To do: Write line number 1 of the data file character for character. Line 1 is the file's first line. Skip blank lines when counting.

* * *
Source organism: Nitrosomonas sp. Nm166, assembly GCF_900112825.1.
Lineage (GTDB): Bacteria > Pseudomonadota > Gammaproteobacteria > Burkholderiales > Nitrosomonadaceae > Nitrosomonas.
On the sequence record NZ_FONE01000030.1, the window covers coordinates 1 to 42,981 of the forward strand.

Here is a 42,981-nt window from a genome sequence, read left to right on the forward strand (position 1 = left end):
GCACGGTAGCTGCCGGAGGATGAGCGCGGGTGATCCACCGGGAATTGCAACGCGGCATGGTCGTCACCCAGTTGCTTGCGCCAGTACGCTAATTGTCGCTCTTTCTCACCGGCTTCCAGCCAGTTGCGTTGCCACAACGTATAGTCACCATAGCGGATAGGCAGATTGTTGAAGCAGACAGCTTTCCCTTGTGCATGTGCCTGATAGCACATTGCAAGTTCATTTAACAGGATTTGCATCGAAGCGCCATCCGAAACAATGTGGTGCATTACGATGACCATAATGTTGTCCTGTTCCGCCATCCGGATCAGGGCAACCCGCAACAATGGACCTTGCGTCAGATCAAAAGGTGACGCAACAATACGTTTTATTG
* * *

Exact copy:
Source organism: Nitrosomonas sp. Nm166, assembly GCF_900112825.1.